After the dust settles at #gc2012

He came to the sheep pens along the way; a cave was there, and Saul went in to relieve himself. David and his men were far back in the cave. The men said, “This is the day the LORD spoke of when he said to you, ‘I will give your enemy into your hands for you to deal with as you wish.’” Then David crept up unnoticed and cut off a corner of Saul’s robe.

Afterward, David was conscience-stricken for having cut off a corner of his robe. He said to his men, “The LORD forbid that I should do such a thing to my master, the LORD’s anointed, or lay my hand on him; for he is the anointed of the LORD.”  (1 Sam 24:3-6)

What role does obedience play in the community of God’s people? What honor is due the men and women who have been anointed by the Holy Spirit to lead?

I find myself pondering these questions after watching the presentation in support of the Call to Action proposals of the Interim Operations Team at General Conference. I watched the live feed and followed the #gc2012 Twitter feed at the same time. Distrust and cynicism blazed through the Twitter feed even as Adam Hamilton delivered a highly polished sales pitch that traded heavily on fears of decline and denominational death as a motivation for enacting the specific ideas in the proposal. The antagonism was obvious and the efforts of supporters and foes of the proposals to manipulate and shape the rhetoric were not very subtle.

It felt like a political event not a spiritual gathering.

So, I wonder what is going to happen when the General Conference acts or fails to act. Will we respect the decision? Will those who do not like whatever the General Conference decides still work our best to implement its vision? Should we?

At what point does our obedience and respect for the General Conference call us to put aside our personal motives and ideas in service to the Holy Spirit’s movement in that body?

This is a question that may be easier to answer today than it will be after the General Conference concludes its work, but it is one that is worthy of our consideration.

3 thoughts on “After the dust settles at #gc2012

  1. John, I joined together with other young adults after worship tonight, many of which were actively part of the twitter response. Some truly feel hurt by being left out of the conversation, some felt like the presentation was so manipulative it was offensive, but mostly we love this church and deeply care about who God has called us to be… so much so that we can’t help but speak out when we don’t move in the right directions. Twitter happened to be the forum, and the nature of instantaneous response is sharp words that don’t have the time or space to cool, or room in 140 characters to be subtle/nuanced… that doesn’t make them any less true. What I heard in our later conversation was deep theology, love, resurrection, hope, and good spirits/feelings towards those who worked on CT /IOT etc. There are plans for sit down conversation with Adam Hamilton b/c of those twitter back and forths… so maybe all hope is not lost.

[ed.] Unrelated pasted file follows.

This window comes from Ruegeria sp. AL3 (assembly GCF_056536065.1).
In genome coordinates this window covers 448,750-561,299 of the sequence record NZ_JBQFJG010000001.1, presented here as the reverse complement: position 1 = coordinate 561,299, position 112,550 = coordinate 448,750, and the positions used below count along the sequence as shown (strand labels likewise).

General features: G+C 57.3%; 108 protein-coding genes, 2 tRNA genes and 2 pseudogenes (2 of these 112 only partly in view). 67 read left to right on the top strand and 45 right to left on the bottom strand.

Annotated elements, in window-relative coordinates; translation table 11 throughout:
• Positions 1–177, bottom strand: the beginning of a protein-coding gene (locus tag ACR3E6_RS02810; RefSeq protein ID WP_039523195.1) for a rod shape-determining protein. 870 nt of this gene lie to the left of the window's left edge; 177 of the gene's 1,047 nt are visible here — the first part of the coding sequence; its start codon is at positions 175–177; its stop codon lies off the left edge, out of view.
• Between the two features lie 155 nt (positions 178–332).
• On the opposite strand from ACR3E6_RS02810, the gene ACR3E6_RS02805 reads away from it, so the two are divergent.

1. Katie, thank you for this report on what happened beyond the Twitter feed. That is all hopeful.

      Thank you for telling me about the things I cannot see or hear for myself. I hope and trust that the Holy Spirit will be with and among you as you carry those conversations further.

      That said, I would like to extend the conversation as an outsider who is experiencing this only through the limited channels of Twitter and the live stream.

      I find that the word “manipulative” is a loaded word. When someone stands up during this conference in the next few days and makes a case for full inclusion, for instance, she will use the most effective arguments she can and cast the issue in a way that is most likely to have an impact. But, your young colleagues will not call that “manipulative.” I believe the IOT are sincere in their belief that the CtA is the best way ahead. Do we call their motives and character into question (and I think that calling them manipulative does just that) because they do exactly the same thing we will do when we advocate for things we believe in?

      It feels like a great plank in the eye moment.

      As for 140 characters … I agree Twitter lends itself to sharp words, but it does not require them. I always have a choice about the words I use. I can express feelings of hurt, anger, or distrust in many ways and with many kinds of words. I think we are tempted by the flesh to blurt out those sharp words, but the question is what is the loving thing in that moment?

      I’m sure these are easy comments to make from the comfort of my house in Indiana. Thank you for your work there on the ground. Thank you for taking time to report on the hopeful signs that do not show up in my only means of access.

  2. John: I think you are right: I was sitting in the gallery listening. It was a sales pitch, to be sure. I needed a tranquilizer just to deal with the depressing statistics. The GC has the feel of a political gathering; we are in a huge convention hall that makes it very difficult to ‘conference’. I feel for our overseas delegates: I am not sure they are getting the translations. We will see. There is also so much distrust I don’t think it is possible to lead anymore.

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